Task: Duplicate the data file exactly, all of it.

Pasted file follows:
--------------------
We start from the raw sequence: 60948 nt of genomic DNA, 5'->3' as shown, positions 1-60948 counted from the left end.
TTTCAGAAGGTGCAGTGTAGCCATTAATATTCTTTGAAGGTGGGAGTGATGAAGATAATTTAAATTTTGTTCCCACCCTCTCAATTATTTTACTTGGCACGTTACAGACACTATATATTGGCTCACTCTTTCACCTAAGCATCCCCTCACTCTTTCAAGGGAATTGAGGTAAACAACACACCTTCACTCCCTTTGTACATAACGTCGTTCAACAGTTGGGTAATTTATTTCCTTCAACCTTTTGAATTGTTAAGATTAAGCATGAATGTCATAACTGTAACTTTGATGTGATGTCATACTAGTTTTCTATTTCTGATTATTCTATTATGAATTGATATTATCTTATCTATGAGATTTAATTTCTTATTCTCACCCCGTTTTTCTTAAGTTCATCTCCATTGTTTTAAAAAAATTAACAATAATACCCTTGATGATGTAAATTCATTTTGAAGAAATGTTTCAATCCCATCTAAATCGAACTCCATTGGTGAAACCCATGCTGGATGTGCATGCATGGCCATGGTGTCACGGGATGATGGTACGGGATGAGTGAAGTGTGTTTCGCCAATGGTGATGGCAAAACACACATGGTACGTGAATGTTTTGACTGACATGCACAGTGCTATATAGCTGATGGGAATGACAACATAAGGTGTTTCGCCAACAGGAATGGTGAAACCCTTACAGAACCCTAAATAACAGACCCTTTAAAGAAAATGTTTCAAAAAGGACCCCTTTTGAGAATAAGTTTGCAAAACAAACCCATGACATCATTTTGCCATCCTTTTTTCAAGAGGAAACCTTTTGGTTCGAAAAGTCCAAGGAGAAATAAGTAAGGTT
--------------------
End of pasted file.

We start from the raw sequence: 60948 nt of genomic DNA, 5'->3' as shown, positions 1-60948 counted from the left end.
TTTCAGAAGGTGCAGTGTAGCCATTAATATTCTTTGAAGGTGGGAGTGATGAAGATAATTTAAATTTTGTTCCCACCCTCTCAATTATTTTACTTGGCACGTTACAGACACTATATATTGGCTCACTCTTTCACCTAAGCATCCCCTCACTCTTTCAAGGGAATTGAGGTAAACAACACACCTTCACTCCCTTTGTACATAACGTCGTTCAACAGTTGGGTAATTTATTTCCTTCAACCTTTTGAATTGTTAAGATTAAGCATGAATGTCATAACTGTAACTTTGATGTGATGTCATACTAGTTTTCTATTTCTGATTATTCTATTATGAATTGATATTATCTTATCTATGAGATTTAATTTCTTATTCTCACCCCGTTTTTCTTAAGTTCATCTCCATTGTTTTAAAAAAATTAACAATAATACCCTTGATGATGTAAATTCATTTTGAAGAAATGTTTCAATCCCATCTAAATCGAACTCCATTGGTGAAACCCATGCTGGATGTGCATGCATGGCCATGGTGTCACGGGATGATGGTACGGGATGAGTGAAGTGTGTTTCGCCAATGGTGATGGCAAAACACACATGGTACGTGAATGTTTTGACTGACATGCACAGTGCTATATAGCTGATGGGAATGACAACATAAGGTGTTTCGCCAACAGGAATGGTGAAACCCTTACAGAACCCTAAATAACAGACCCTTTAAAGAAAATGTTTCAAAAAGGACCCCTTTTGAGAATAAGTTTGCAAAACAAACCCATGACATCATTTTGCCATCCTTTTTTCAAGAGGAAACCTTTTGGTTCGAAAAGTCCAAGGAGAAATAAGTAAGGTT